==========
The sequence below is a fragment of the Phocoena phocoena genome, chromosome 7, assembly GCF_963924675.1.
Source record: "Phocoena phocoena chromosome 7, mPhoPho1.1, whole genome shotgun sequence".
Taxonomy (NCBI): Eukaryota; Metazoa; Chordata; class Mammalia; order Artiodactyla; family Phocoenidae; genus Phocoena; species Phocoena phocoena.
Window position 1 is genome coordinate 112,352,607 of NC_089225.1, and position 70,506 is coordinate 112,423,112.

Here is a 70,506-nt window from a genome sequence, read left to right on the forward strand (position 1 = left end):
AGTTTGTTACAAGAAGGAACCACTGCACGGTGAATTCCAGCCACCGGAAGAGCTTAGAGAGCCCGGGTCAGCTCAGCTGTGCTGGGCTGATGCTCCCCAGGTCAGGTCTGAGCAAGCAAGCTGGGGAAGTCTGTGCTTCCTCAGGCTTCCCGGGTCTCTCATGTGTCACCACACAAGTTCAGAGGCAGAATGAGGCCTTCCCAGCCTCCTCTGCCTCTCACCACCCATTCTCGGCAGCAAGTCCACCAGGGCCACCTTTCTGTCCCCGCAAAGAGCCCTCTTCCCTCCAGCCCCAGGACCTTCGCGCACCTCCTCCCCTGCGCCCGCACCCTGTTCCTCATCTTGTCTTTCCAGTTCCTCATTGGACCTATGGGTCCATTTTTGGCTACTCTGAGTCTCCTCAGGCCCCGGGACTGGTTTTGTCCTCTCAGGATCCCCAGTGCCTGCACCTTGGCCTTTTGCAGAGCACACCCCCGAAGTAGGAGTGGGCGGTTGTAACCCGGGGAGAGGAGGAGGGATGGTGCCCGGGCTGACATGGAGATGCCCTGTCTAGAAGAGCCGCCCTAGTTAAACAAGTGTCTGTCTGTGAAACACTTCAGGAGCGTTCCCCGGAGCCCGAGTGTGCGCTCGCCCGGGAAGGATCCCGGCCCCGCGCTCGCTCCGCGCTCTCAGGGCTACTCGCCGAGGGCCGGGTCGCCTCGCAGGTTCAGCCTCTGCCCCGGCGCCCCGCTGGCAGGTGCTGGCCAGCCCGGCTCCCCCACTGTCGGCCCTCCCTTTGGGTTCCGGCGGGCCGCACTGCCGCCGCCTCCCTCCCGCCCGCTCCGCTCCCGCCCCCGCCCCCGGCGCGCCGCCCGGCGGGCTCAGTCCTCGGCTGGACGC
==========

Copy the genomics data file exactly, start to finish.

The sequence below is a fragment of the Phocoena phocoena genome, chromosome 7, assembly GCF_963924675.1.
Source record: "Phocoena phocoena chromosome 7, mPhoPho1.1, whole genome shotgun sequence".
Taxonomy (NCBI): Eukaryota; Metazoa; Chordata; class Mammalia; order Artiodactyla; family Phocoenidae; genus Phocoena; species Phocoena phocoena.
Window position 1 is genome coordinate 112,352,607 of NC_089225.1, and position 70,506 is coordinate 112,423,112.

Here is a 70,506-nt window from a genome sequence, read left to right on the forward strand (position 1 = left end):
AGTTTGTTACAAGAAGGAACCACTGCACGGTGAATTCCAGCCACCGGAAGAGCTTAGAGAGCCCGGGTCAGCTCAGCTGTGCTGGGCTGATGCTCCCCAGGTCAGGTCTGAGCAAGCAAGCTGGGGAAGTCTGTGCTTCCTCAGGCTTCCCGGGTCTCTCATGTGTCACCACACAAGTTCAGAGGCAGAATGAGGCCTTCCCAGCCTCCTCTGCCTCTCACCACCCATTCTCGGCAGCAAGTCCACCAGGGCCACCTTTCTGTCCCCGCAAAGAGCCCTCTTCCCTCCAGCCCCAGGACCTTCGCGCACCTCCTCCCCTGCGCCCGCACCCTGTTCCTCATCTTGTCTTTCCAGTTCCTCATTGGACCTATGGGTCCATTTTTGGCTACTCTGAGTCTCCTCAGGCCCCGGGACTGGTTTTGTCCTCTCAGGATCCCCAGTGCCTGCACCTTGGCCTTTTGCAGAGCACACCCCCGAAGTAGGAGTGGGCGGTTGTAACCCGGGGAGAGGAGGAGGGATGGTGCCCGGGCTGACATGGAGATGCCCTGTCTAGAAGAGCCGCCCTAGTTAAACAAGTGTCTGTCTGTGAAACACTTCAGGAGCGTTCCCCGGAGCCCGAGTGTGCGCTCGCCCGGGAAGGATCCCGGCCCCGCGCTCGCTCCGCGCTCTCAGGGCTACTCGCCGAGGGCCGGGTCGCCTCGCAGGTTCAGCCTCTGCCCCGGCGCCCCGCTGGCAGGTGCTGGCCAGCCCGGCTCCCCCACTGTCGGCCCTCCCTTTGGGTTCCGGCGGGCCGCACTGCCGCCGCCTCCCTCCCGCCCGCTCCGCTCCCGCCCCCGCCCCCGGCGCGCCGCCCGGCGGGCTCAGTCCTCGGCTGGACGC